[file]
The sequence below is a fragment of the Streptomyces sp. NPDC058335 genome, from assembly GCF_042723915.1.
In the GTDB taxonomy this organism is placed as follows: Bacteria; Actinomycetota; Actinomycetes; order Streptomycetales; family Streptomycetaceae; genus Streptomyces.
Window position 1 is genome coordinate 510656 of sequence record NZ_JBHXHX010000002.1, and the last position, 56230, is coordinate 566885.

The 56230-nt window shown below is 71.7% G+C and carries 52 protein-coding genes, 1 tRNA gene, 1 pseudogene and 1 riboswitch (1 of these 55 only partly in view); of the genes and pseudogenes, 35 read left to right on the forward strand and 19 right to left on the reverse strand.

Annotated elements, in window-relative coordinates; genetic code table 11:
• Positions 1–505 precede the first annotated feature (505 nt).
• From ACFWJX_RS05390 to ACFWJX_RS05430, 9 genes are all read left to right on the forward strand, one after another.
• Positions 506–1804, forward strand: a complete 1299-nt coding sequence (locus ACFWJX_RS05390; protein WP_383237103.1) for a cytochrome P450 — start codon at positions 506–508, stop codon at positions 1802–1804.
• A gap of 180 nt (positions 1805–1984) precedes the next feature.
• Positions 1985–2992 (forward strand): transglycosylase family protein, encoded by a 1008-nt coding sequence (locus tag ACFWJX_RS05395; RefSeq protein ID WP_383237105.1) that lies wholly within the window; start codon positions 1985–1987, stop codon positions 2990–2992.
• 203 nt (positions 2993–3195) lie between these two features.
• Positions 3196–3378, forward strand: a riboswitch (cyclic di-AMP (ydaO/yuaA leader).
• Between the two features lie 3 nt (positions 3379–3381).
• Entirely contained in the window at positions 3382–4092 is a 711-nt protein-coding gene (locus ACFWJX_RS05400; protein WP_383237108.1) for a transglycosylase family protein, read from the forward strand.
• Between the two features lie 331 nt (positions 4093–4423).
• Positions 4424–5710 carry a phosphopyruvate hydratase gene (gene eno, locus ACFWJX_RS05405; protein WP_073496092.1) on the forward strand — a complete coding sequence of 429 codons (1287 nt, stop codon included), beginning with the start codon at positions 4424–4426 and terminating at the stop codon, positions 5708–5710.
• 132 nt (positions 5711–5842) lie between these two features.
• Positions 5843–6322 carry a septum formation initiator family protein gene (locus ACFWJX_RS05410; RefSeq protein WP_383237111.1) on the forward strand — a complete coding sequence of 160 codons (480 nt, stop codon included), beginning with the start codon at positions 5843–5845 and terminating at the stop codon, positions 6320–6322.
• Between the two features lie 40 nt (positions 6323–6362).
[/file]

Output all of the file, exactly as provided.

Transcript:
The sequence below is a fragment of the Streptomyces sp. NPDC058335 genome, from assembly GCF_042723915.1.
In the GTDB taxonomy this organism is placed as follows: Bacteria; Actinomycetota; Actinomycetes; order Streptomycetales; family Streptomycetaceae; genus Streptomyces.
Window position 1 is genome coordinate 510656 of sequence record NZ_JBHXHX010000002.1, and the last position, 56230, is coordinate 566885.

The 56230-nt window shown below is 71.7% G+C and carries 52 protein-coding genes, 1 tRNA gene, 1 pseudogene and 1 riboswitch (1 of these 55 only partly in view); of the genes and pseudogenes, 35 read left to right on the forward strand and 19 right to left on the reverse strand.

Annotated elements, in window-relative coordinates; genetic code table 11:
• Positions 1–505 precede the first annotated feature (505 nt).
• From ACFWJX_RS05390 to ACFWJX_RS05430, 9 genes are all read left to right on the forward strand, one after another.
• Positions 506–1804, forward strand: a complete 1299-nt coding sequence (locus ACFWJX_RS05390; protein WP_383237103.1) for a cytochrome P450 — start codon at positions 506–508, stop codon at positions 1802–1804.
• A gap of 180 nt (positions 1805–1984) precedes the next feature.
• Positions 1985–2992 (forward strand): transglycosylase family protein, encoded by a 1008-nt coding sequence (locus tag ACFWJX_RS05395; RefSeq protein ID WP_383237105.1) that lies wholly within the window; start codon positions 1985–1987, stop codon positions 2990–2992.
• 203 nt (positions 2993–3195) lie between these two features.
• Positions 3196–3378, forward strand: a riboswitch (cyclic di-AMP (ydaO/yuaA leader).
• Between the two features lie 3 nt (positions 3379–3381).
• Entirely contained in the window at positions 3382–4092 is a 711-nt protein-coding gene (locus ACFWJX_RS05400; protein WP_383237108.1) for a transglycosylase family protein, read from the forward strand.
• Between the two features lie 331 nt (positions 4093–4423).
• Positions 4424–5710 carry a phosphopyruvate hydratase gene (gene eno, locus ACFWJX_RS05405; protein WP_073496092.1) on the forward strand — a complete coding sequence of 429 codons (1287 nt, stop codon included), beginning with the start codon at positions 4424–4426 and terminating at the stop codon, positions 5708–5710.
• 132 nt (positions 5711–5842) lie between these two features.
• Positions 5843–6322 carry a septum formation initiator family protein gene (locus ACFWJX_RS05410; RefSeq protein WP_383237111.1) on the forward strand — a complete coding sequence of 160 codons (480 nt, stop codon included), beginning with the start codon at positions 5843–5845 and terminating at the stop codon, positions 6320–6322.
• Between the two features lie 40 nt (positions 6323–6362).